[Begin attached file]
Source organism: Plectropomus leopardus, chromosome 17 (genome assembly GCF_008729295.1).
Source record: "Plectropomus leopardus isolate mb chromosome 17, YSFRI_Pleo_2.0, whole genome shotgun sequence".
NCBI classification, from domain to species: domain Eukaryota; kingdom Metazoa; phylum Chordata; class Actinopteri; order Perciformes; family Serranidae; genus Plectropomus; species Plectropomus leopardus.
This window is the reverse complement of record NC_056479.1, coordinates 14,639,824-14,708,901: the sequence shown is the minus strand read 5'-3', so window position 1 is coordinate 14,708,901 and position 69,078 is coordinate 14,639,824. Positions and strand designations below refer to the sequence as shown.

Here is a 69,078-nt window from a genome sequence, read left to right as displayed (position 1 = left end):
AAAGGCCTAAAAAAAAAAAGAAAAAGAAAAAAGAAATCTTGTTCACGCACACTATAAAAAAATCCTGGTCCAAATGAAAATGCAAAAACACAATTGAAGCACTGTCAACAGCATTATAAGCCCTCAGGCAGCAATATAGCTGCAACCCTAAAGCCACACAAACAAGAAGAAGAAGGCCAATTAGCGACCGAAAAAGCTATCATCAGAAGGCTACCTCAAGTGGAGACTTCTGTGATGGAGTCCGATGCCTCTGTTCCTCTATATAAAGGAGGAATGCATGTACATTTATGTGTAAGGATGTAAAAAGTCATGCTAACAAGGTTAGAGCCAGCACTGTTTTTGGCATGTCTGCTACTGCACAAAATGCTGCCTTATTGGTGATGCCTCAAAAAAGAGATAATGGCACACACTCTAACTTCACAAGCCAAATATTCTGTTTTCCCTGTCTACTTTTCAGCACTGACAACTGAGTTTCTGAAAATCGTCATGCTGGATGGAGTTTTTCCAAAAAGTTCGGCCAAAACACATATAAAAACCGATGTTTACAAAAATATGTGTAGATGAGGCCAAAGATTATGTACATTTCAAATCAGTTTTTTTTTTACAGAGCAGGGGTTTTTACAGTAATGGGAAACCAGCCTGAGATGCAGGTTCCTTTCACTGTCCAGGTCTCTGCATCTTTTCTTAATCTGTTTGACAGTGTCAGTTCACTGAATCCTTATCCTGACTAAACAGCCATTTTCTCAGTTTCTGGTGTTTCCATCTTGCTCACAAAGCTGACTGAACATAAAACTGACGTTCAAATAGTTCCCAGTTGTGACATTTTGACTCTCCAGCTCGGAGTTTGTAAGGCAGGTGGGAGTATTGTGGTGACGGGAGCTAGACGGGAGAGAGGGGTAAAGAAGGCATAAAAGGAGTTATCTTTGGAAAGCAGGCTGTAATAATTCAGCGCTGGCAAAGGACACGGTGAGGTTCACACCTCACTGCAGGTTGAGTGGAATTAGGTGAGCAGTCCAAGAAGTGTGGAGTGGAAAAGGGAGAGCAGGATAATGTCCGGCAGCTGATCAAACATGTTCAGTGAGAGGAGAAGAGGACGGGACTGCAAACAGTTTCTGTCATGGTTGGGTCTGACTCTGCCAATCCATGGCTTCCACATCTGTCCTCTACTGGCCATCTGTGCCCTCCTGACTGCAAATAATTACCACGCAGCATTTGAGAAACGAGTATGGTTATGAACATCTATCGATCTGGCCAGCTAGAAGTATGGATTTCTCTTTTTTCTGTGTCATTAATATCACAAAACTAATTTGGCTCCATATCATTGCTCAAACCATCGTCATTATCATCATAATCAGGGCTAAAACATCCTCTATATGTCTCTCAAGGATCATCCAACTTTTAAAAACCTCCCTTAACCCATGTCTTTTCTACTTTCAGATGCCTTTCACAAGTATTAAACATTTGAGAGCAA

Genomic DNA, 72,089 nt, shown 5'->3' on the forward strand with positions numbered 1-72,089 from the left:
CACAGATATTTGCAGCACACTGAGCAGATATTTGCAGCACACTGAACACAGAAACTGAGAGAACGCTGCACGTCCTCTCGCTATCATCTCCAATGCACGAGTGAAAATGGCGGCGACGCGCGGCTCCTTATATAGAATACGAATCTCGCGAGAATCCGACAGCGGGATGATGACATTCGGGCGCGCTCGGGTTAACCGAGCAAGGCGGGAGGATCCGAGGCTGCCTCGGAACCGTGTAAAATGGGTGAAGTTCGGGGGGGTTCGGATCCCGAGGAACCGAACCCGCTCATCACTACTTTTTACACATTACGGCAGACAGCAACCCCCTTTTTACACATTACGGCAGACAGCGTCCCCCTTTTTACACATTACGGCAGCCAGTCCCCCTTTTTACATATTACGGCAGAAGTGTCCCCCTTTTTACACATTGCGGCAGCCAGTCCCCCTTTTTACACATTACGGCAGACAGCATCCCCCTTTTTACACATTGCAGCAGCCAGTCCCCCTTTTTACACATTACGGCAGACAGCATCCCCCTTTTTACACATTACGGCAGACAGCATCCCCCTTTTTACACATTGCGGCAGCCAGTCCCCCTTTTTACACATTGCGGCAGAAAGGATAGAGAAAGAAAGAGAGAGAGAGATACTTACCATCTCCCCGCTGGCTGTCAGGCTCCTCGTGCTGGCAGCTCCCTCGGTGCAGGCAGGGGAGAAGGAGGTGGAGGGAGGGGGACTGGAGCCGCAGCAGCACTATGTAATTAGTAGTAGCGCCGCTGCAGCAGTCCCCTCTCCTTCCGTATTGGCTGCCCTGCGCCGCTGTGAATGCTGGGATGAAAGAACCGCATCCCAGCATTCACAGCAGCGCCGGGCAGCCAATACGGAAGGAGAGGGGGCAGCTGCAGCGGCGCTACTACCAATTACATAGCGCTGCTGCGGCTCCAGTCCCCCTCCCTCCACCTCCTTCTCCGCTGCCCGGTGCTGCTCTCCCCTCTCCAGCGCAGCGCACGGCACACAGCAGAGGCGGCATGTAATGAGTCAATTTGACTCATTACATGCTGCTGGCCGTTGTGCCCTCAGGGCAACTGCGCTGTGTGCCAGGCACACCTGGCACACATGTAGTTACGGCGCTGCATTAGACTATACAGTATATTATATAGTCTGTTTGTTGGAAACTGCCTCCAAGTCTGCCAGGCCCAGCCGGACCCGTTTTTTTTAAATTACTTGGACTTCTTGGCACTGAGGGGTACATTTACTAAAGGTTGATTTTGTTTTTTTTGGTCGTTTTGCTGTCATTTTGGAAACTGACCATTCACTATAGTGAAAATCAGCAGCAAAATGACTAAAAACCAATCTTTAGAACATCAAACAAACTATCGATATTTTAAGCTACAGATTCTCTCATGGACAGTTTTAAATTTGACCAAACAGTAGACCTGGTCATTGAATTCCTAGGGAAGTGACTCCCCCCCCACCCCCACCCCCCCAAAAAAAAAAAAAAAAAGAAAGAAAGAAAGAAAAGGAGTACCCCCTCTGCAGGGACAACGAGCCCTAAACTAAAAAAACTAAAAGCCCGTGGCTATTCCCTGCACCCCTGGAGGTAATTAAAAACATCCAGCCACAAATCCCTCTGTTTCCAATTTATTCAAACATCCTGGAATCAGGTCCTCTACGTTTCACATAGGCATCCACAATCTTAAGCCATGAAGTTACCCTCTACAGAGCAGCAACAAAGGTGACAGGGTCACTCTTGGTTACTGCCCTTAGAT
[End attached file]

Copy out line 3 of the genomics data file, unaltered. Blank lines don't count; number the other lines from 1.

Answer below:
NCBI classification, from domain to species: domain Eukaryota; kingdom Metazoa; phylum Chordata; class Actinopteri; order Perciformes; family Serranidae; genus Plectropomus; species Plectropomus leopardus.